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Calling for a boycott on boycotts

May 14,2018
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KANG MIN-SEOK
*The author is an editorial writer of the JoongAng Ilbo.

In the 1870s, there was an agent for a landlord in Ireland. Due to a severe famine, tenant farmers asked him to reduce the rent, but he refused and kicked them off of the land. The villagers’ anger exploded, his servants and maid stopped working and the postman refused to deliver his mail. People stopped selling him food.

The merciless agent was “boycotted,” and his name was Charles Boycott. “Boycott,” the act of voluntary abstention, is derived from his name.
In Korea, the ghost of Charles Boycott from 150 years ago appears frequently at one institution. It is none other than the National Assembly. As of May 11, the Liberty Korea Party (LKP) is boycotting the assembly for the ninth time in recent months.

The LKP boycotted the session even when it was the ruling party. In October 2016, then-Saenuri Party Chairman Lee Jung-hyun demanded Speaker Chung Sye-kyun step down and went on with a “boycott and hunger strike” combination, exactly as floor leader Kim Sung-tae is doing now.

Lee claimed that Chung did not remain neutral in the course of processing the bill to remove Kim Jae-soo, then Minister of Food, Agriculture, Forestry and Fisheries. Then-opposition floor leader Woo Sang-ho said that it was strange how the opposition party cooperated to lay the supplementary budget bill as the ruling party pressured hard and the ruling party abandoned it and boycotted the assembly session. When the Democratic Party was the opposition, it also had its share of boycotts.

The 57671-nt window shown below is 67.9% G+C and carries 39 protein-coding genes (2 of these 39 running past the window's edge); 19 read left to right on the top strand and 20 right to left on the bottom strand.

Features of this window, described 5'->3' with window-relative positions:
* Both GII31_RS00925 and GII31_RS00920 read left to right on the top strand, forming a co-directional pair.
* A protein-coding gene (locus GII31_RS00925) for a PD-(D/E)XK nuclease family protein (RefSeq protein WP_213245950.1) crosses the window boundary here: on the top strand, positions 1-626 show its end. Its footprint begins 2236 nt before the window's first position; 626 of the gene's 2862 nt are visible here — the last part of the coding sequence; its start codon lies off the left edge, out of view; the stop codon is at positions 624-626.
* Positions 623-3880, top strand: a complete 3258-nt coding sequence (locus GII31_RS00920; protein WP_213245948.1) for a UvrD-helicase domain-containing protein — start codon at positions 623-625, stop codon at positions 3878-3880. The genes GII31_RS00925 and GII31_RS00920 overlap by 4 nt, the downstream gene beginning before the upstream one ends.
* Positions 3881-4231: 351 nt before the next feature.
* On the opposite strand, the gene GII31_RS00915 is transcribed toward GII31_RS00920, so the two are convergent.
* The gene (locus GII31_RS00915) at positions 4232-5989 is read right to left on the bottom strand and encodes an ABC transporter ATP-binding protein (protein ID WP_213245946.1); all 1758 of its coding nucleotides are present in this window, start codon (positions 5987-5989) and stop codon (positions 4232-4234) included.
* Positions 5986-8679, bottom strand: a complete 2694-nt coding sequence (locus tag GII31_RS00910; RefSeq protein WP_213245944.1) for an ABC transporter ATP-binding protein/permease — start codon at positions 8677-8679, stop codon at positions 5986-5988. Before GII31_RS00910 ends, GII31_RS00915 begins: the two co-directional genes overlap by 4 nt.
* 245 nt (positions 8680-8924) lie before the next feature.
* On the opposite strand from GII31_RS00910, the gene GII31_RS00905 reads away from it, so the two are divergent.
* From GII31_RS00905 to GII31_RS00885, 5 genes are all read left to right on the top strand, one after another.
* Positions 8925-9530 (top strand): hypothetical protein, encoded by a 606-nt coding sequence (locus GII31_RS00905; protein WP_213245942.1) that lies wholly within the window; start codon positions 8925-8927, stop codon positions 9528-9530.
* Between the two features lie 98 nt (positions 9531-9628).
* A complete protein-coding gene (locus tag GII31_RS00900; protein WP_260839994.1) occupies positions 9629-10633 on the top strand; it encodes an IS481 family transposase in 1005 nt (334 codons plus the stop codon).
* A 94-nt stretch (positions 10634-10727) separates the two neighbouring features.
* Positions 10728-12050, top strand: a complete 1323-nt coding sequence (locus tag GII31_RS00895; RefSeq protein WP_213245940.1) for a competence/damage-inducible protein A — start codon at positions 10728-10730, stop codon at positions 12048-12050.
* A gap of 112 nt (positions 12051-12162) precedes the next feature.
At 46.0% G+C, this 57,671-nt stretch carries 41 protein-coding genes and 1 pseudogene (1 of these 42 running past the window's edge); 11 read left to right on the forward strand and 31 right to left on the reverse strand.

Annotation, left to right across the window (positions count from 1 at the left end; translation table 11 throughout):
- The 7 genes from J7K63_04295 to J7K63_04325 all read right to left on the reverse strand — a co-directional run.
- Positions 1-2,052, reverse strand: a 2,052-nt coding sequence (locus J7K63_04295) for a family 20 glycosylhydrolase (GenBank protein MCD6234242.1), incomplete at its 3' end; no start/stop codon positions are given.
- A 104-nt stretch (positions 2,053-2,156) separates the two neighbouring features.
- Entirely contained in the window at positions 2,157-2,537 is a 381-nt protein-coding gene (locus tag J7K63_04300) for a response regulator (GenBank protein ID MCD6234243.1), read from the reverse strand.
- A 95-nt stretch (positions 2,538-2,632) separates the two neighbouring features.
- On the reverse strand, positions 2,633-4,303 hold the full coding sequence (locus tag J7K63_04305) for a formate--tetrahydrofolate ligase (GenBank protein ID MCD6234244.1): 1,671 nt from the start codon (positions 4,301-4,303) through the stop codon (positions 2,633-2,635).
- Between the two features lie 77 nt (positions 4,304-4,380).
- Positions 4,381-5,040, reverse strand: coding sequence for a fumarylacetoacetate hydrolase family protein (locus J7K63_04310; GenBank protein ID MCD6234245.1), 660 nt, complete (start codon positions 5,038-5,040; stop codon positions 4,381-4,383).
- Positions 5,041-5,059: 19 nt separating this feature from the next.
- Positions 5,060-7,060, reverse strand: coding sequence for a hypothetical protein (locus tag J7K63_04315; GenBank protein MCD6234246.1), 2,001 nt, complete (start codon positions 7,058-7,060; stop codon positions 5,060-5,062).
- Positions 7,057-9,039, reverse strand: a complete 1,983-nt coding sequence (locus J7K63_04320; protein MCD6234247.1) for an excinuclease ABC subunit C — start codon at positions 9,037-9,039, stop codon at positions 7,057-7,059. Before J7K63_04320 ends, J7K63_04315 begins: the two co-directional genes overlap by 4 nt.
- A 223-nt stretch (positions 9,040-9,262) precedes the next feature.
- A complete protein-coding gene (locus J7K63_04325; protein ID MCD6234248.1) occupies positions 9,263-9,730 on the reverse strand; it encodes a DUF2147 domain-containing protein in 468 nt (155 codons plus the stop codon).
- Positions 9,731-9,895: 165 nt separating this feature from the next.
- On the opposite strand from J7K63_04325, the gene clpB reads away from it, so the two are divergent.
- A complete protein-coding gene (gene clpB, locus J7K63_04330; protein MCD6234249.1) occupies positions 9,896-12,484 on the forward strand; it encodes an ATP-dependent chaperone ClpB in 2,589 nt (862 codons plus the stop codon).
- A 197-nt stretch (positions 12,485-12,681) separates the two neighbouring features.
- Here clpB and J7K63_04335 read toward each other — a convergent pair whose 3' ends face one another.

Of course, not all boycotts are bad. Rosa Parks was arrested for not giving up a seat for a white passenger on a bus, and the historic Montgomery bus boycott in 1955 protesting the racial segregation led to the civil rights movement and changes in racial discrimination. However, I’ve never heard of any National Assembly boycott that left an important mark on history.

The ruling Democratic Party elected Hong Young-pyo as its new floor leader on May 11. With the change in the leadership in the Assembly, the ruling party should move forward in negotiation for an independent counsel investigation. The opposition party must stop its boycott and Kim should eat.

What about the leadership of the ruling party? When Democratic Party floor leader Woo Won-shik visited Kim before stepping down, Kim told him, “You should have reached a deal. It is so hard.” He is pathetic. When the opposition party wants to start boycotting, it should remember that it is named after someone who was ostracized for being mean.

JoongAng Ilbo, May 12-13, Page 35